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A B-2 Spirit launches from the runway during an exercise at Whiteman Air Force Base, Mo., Nov. 8, 2015.
A B-2 Spirit launches from the runway during an exercise at Whiteman Air Force Base, Mo., Nov. 8, 2015. (Miguel Lara/U.S. Air Force)

The Pentagon plans to place as much as $2 billion in rush orders by early March for customized semiconductors used in weapons such as the B-2 bomber before the production line for them is shut down.

GlobalFoundries has sold the factory in Fishkill, N.Y., that produces the specialized chips used in GPS-dependent systems, and the new owner won’t be making them.

The Defense Department is confronting its looming supply crunch amid a global shortage of the chips used in consumer items from mobile phones to autonomous vehicles, markets where GlobalFoundries is expanding its production. The Pentagon’s move “addresses a diminishing manufacturing capacity,” said Jessica Maxwell, a spokeswoman for the department’s acquisition office

Under a stopgap spending bill passed by Congress, an initial $885 million in orders would be placed by Dec. 15 with U.S. contractors dependent on the components so that they can contract a substantial share of the total with GlobalFoundries. That gives the company “enough time to process the requests and manufacture the parts before the production line shuts down,” Maxwell said via email.

A sign of the issue’s urgency: The $885 million was the only Pentagon-related exception that the White House budget office asked Congress to approve in its stopgap spending measure, which generally freezes spending at fiscal 2021 levels.

The remainder of the $2 billion in orders would need to be placed by March 3, in advance of the expected completion of the factory’s sale next December, according to a defense official who spoke on condition of anonymity. Chips take about three months to go from discs of silicon to finished products.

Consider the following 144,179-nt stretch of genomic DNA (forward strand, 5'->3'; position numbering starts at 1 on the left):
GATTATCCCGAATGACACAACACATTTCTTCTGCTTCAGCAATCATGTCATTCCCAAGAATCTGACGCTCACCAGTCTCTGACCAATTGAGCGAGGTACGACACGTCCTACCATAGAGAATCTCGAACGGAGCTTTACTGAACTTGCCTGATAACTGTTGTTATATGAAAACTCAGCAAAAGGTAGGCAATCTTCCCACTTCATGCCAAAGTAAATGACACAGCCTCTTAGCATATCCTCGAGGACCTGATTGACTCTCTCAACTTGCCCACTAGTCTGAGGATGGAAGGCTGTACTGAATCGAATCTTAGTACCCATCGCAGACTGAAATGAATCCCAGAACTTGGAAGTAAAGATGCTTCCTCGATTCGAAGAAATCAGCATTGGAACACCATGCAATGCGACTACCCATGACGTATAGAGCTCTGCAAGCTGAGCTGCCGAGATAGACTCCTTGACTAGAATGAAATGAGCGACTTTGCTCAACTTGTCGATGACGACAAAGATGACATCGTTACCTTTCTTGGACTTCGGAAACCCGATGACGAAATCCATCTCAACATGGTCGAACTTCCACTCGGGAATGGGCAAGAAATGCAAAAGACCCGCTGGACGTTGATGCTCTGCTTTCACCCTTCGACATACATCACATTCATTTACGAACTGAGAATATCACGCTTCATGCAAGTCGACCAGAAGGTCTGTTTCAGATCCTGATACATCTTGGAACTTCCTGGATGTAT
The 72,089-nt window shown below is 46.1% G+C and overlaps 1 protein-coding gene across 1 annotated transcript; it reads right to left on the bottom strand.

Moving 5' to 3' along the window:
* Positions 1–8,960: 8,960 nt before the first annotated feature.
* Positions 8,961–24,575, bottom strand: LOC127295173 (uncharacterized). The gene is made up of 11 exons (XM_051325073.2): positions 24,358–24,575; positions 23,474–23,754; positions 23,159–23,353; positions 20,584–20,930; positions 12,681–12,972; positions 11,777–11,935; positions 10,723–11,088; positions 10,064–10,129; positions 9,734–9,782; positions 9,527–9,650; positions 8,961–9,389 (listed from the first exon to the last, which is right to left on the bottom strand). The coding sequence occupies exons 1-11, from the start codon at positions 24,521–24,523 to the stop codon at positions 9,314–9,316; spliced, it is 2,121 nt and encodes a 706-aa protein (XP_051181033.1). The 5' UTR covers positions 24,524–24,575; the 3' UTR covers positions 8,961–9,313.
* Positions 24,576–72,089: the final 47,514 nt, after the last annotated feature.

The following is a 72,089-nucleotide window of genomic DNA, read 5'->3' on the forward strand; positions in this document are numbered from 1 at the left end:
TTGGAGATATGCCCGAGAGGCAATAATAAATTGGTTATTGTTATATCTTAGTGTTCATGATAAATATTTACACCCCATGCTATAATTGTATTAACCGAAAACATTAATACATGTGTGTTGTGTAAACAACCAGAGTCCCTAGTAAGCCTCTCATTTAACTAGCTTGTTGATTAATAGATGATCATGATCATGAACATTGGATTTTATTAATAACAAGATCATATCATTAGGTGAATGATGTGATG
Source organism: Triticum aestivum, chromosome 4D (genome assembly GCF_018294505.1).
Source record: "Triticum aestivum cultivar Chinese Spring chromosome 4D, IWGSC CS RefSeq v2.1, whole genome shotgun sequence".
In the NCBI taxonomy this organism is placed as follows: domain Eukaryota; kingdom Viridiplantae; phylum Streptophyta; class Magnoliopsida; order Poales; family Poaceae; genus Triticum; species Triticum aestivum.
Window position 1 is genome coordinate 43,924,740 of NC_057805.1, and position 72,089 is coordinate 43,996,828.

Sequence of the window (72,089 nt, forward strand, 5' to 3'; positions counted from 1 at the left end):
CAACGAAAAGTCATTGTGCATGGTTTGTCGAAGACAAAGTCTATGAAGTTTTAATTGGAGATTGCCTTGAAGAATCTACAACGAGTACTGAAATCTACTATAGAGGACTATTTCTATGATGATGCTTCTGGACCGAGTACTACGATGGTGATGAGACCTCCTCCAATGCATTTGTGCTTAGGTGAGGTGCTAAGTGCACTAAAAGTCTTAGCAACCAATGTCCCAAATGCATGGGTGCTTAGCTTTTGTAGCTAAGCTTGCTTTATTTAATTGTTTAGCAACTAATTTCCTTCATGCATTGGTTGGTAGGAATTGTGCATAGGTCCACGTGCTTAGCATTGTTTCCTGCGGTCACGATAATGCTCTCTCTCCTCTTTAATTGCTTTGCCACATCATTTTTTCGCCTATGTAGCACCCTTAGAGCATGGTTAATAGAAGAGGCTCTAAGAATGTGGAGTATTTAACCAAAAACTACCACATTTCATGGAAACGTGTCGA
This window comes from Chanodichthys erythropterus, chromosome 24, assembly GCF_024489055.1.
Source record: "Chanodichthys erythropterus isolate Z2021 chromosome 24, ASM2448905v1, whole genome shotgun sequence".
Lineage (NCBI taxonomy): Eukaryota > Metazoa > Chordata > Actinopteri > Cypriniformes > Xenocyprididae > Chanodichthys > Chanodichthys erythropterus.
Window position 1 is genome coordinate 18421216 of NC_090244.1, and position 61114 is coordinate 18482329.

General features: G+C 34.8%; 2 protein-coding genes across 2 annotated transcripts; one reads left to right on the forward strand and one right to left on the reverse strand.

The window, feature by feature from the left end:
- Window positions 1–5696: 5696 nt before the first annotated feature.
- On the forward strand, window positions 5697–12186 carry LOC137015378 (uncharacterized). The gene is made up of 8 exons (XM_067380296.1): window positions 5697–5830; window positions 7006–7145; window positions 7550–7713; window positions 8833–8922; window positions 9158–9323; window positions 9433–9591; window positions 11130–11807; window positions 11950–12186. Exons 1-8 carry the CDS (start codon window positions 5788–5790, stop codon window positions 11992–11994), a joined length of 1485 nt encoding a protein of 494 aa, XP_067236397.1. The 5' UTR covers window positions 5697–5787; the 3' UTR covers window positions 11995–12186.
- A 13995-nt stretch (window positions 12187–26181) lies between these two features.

Systems that use the semiconductors include the B-2 stealth bomber, the Army and Marine Corps Joint Tactical Light Vehicle, the Army’s wheeled Stryker vehicle, the Navy’s Arleigh Burke-class destroyer and the Air Force’s new Small Diameter Bomb II, according to the Air Force, which is overseeing the chip purchases.

GlobalFoundries’ $430 million sale of its specialized fabrication, or “Fab 10,” facility to On Semiconductor is driving these “end-of-life” orders, the company said in a statement. “For certain programs and technologies, we are meeting the DoD’s needs by manufacturing large volumes of chips sufficient for the lifetime of the program.”

“In other instances, we are partnering with the DoD to extend the lifecycle of certain technologies manufactured at Fab 10 by transitioning the manufacturing of their chips to other GF Fabs,” the company said.

The April 2019 announcement of the Fishkill facility transaction called for On Semiconductor to take full control of the facility -- originally built by IBM -- and its workforce by about December 2022, subject to regulatory review.

The Air Force said in a statement that the “bulk buy” of the military’s specialized GPS code-compliant “Application Specific Integrated Circuits” is intended to cover multiple years “for use in various cards, receivers, and/or platforms based on service requirements.” The components are built to defense standards for specialized weight and power requirements.

In February, the Defense Department signed a new strategic agreement with GlobalFoundries to supply semiconductors starting in 2023 manufactured at another facility in Malta, New York -- the home state of Senate Majority Leader Chuck Schumer who has been advocating for a robust and secure base of U.S. semiconductor suppliers. But that facility won’t produce the chips made at Fishkill.

GlobalFoundries operates manufacturing facilities in the U.S., Europe, and Asia, and it says as many as 250 companies are customers. The company is based in Santa Clara, California, but Mubadala Investment, the investment arm of the government of Abu Dhabi, owns 80% of the company.

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